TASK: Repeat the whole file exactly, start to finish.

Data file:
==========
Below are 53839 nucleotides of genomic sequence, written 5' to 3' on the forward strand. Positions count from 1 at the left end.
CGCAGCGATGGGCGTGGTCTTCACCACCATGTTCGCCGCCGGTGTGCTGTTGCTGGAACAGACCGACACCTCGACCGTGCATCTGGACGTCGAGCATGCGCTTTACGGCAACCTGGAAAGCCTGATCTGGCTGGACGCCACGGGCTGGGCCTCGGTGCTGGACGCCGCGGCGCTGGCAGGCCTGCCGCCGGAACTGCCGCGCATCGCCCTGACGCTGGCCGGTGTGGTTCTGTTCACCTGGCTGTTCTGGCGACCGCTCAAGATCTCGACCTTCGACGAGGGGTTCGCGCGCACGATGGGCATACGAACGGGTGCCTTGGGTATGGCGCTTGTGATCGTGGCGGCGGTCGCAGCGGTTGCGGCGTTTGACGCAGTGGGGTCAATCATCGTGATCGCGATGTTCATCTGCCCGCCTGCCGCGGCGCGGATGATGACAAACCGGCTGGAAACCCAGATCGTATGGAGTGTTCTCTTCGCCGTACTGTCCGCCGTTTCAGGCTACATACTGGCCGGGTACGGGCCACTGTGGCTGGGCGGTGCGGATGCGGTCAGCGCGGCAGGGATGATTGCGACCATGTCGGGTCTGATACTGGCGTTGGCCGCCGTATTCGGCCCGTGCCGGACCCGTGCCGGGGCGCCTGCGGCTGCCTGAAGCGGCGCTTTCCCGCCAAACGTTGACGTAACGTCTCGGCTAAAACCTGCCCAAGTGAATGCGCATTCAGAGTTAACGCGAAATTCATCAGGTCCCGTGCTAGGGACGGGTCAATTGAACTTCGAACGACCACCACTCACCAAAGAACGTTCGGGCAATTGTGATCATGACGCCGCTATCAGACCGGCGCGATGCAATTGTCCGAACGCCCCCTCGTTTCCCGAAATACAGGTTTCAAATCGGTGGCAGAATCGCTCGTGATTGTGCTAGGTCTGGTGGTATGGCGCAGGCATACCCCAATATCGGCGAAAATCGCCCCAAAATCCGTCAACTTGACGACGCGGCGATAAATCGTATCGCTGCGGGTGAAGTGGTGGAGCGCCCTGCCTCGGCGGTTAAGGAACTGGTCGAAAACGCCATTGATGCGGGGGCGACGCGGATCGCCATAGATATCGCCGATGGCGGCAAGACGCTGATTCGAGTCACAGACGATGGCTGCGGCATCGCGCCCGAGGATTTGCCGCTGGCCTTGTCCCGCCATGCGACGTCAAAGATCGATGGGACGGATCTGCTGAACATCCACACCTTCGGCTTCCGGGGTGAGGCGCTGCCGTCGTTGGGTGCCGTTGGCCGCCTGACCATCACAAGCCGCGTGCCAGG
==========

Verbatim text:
Below are 53839 nucleotides of genomic sequence, written 5' to 3' on the forward strand. Positions count from 1 at the left end.
CGCAGCGATGGGCGTGGTCTTCACCACCATGTTCGCCGCCGGTGTGCTGTTGCTGGAACAGACCGACACCTCGACCGTGCATCTGGACGTCGAGCATGCGCTTTACGGCAACCTGGAAAGCCTGATCTGGCTGGACGCCACGGGCTGGGCCTCGGTGCTGGACGCCGCGGCGCTGGCAGGCCTGCCGCCGGAACTGCCGCGCATCGCCCTGACGCTGGCCGGTGTGGTTCTGTTCACCTGGCTGTTCTGGCGACCGCTCAAGATCTCGACCTTCGACGAGGGGTTCGCGCGCACGATGGGCATACGAACGGGTGCCTTGGGTATGGCGCTTGTGATCGTGGCGGCGGTCGCAGCGGTTGCGGCGTTTGACGCAGTGGGGTCAATCATCGTGATCGCGATGTTCATCTGCCCGCCTGCCGCGGCGCGGATGATGACAAACCGGCTGGAAACCCAGATCGTATGGAGTGTTCTCTTCGCCGTACTGTCCGCCGTTTCAGGCTACATACTGGCCGGGTACGGGCCACTGTGGCTGGGCGGTGCGGATGCGGTCAGCGCGGCAGGGATGATTGCGACCATGTCGGGTCTGATACTGGCGTTGGCCGCCGTATTCGGCCCGTGCCGGACCCGTGCCGGGGCGCCTGCGGCTGCCTGAAGCGGCGCTTTCCCGCCAAACGTTGACGTAACGTCTCGGCTAAAACCTGCCCAAGTGAATGCGCATTCAGAGTTAACGCGAAATTCATCAGGTCCCGTGCTAGGGACGGGTCAATTGAACTTCGAACGACCACCACTCACCAAAGAACGTTCGGGCAATTGTGATCATGACGCCGCTATCAGACCGGCGCGATGCAATTGTCCGAACGCCCCCTCGTTTCCCGAAATACAGGTTTCAAATCGGTGGCAGAATCGCTCGTGATTGTGCTAGGTCTGGTGGTATGGCGCAGGCATACCCCAATATCGGCGAAAATCGCCCCAAAATCCGTCAACTTGACGACGCGGCGATAAATCGTATCGCTGCGGGTGAAGTGGTGGAGCGCCCTGCCTCGGCGGTTAAGGAACTGGTCGAAAACGCCATTGATGCGGGGGCGACGCGGATCGCCATAGATATCGCCGATGGCGGCAAGACGCTGATTCGAGTCACAGACGATGGCTGCGGCATCGCGCCCGAGGATTTGCCGCTGGCCTTGTCCCGCCATGCGACGTCAAAGATCGATGGGACGGATCTGCTGAACATCCACACCTTCGGCTTCCGGGGTGAGGCGCTGCCGTCGTTGGGTGCCGTTGGCCGCCTGACCATCACAAGCCGCGTGCCAGG